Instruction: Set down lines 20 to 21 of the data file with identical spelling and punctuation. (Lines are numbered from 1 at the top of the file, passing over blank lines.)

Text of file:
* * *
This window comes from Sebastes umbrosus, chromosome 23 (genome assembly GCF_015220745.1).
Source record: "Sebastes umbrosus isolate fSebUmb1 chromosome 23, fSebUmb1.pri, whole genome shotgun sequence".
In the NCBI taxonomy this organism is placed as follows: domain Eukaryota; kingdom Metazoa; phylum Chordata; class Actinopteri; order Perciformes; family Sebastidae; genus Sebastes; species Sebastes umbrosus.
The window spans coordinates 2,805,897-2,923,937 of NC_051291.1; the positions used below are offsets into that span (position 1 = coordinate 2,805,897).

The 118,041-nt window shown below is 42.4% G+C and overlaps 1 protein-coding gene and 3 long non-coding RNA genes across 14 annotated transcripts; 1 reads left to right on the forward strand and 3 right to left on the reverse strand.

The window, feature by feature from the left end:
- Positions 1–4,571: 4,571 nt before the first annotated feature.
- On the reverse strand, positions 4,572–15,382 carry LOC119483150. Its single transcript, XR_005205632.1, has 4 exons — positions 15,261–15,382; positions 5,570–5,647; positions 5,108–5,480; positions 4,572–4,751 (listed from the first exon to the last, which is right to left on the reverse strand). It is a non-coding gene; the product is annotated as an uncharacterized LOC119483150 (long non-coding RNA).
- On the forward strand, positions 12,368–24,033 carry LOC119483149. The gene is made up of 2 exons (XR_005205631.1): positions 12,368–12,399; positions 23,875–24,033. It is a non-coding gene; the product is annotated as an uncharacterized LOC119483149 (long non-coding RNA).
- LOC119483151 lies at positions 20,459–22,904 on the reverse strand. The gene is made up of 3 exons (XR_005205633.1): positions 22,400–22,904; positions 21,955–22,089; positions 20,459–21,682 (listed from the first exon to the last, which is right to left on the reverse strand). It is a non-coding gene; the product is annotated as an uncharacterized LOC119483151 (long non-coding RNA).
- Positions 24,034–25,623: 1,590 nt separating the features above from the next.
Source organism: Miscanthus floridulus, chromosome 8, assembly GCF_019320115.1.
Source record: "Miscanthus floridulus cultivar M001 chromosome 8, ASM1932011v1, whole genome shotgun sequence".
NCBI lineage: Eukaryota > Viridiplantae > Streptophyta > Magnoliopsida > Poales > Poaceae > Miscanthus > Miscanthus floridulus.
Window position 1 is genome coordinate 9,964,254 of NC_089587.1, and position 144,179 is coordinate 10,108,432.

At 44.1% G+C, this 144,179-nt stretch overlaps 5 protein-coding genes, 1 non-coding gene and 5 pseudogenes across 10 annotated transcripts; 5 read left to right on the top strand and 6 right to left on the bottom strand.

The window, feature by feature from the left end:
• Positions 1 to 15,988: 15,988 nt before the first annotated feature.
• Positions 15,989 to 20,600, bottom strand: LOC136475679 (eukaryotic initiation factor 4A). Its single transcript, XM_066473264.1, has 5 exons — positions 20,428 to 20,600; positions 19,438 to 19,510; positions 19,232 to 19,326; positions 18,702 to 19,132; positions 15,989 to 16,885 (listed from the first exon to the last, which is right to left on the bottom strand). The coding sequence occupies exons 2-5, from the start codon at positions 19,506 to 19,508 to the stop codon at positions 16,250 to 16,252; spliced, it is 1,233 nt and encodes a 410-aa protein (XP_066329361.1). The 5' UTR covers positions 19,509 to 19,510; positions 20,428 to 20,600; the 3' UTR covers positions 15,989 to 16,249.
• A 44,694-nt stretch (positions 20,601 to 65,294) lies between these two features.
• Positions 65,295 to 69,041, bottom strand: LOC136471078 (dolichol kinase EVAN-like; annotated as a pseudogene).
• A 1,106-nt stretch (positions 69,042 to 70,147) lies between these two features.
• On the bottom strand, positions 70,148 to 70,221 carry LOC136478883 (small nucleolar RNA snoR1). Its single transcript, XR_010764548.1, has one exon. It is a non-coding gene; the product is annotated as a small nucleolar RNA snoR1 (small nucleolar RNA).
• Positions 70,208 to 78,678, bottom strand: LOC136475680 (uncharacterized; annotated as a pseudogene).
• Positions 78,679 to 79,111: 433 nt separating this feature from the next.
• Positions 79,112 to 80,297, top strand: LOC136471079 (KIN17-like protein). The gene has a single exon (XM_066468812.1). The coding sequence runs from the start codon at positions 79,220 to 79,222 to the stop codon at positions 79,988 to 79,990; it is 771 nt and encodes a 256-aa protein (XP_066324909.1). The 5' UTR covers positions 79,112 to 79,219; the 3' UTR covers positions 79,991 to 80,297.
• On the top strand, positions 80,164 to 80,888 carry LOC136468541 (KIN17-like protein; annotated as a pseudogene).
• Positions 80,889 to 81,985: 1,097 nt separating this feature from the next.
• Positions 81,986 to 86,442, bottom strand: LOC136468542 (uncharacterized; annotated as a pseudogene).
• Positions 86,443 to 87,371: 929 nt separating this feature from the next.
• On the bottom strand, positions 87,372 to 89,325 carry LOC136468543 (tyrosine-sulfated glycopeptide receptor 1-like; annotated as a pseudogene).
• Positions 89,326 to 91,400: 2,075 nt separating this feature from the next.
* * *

• A 44,694-nt stretch (positions 20,601 to 65,294) lies between these two features.
• Positions 65,295 to 69,041, bottom strand: LOC136471078 (dolichol kinase EVAN-like; annotated as a pseudogene).